Wilmington Trust is a registered service mark used in connection with services offered by certain subsidiaries of M&T Bank Corporation. This article is for educational purposes only and is not intended as an offer or solicitation for the sale of any financial product or service or as a determination that any investment strategy is suitable for a specific investor. Investors should seek financial advice regarding the suitability of any investment strategy based on their objectives, financial situations, and particular needs. This article is not designed or intended to provide financial, tax, legal, accounting, or other professional advice since such advice always requires consideration of individual circumstances. There is no assurance that any investment strategy will be successful. The information in this article has been obtained from sources believed to be reliable, but its accuracy and completeness are not guaranteed. The opinions, estimates, and projections constitute the judgment of Wilmington Trust and are subject to change without notice.
References to specific securities are not intended and should not be relied upon as the basis for anyone to buy, sell, or hold any security.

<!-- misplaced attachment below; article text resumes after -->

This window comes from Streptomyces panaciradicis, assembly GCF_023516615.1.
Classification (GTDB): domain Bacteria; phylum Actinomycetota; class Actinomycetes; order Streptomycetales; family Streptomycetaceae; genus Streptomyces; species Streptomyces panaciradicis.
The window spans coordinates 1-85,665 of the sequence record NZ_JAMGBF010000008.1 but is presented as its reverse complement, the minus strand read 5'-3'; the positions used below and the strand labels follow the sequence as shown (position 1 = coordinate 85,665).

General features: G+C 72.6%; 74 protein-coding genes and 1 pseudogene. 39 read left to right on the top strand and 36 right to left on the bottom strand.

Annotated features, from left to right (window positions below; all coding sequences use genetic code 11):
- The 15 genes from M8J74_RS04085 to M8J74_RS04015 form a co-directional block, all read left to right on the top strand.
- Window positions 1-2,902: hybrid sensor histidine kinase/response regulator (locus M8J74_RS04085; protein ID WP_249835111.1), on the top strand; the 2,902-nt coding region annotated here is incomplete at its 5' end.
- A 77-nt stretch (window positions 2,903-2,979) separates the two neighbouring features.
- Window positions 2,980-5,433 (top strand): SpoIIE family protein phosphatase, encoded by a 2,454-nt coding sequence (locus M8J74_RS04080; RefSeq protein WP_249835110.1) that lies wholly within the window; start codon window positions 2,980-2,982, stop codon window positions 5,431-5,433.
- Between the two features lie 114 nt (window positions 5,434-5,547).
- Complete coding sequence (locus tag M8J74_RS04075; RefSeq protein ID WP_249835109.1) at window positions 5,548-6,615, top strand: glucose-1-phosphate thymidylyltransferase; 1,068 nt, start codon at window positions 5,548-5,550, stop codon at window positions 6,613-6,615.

Investing involves risks, and you may incur a profit or a loss.
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The opinions of Kiplinger are their own and do not necessarily represent those of Wilmington Trust, M&T Bank or any of its affiliates. Wilmington Trust, M&T Bank and its affiliates are not affiliated with Kiplinger.
Tony Roth is CIO for Wilmington Trust Investment Advisors, Inc., the investment advisory arm of Wilmington Trust and M&T Bank. Tony plays a key role in developing and delivering investment services for our wealth, institutional and brokerage clients. He provides strategic direction for the firm’s asset management investment activities including asset allocation, manager research and portfolio construction. Tony leads the firm’s Investment Committee.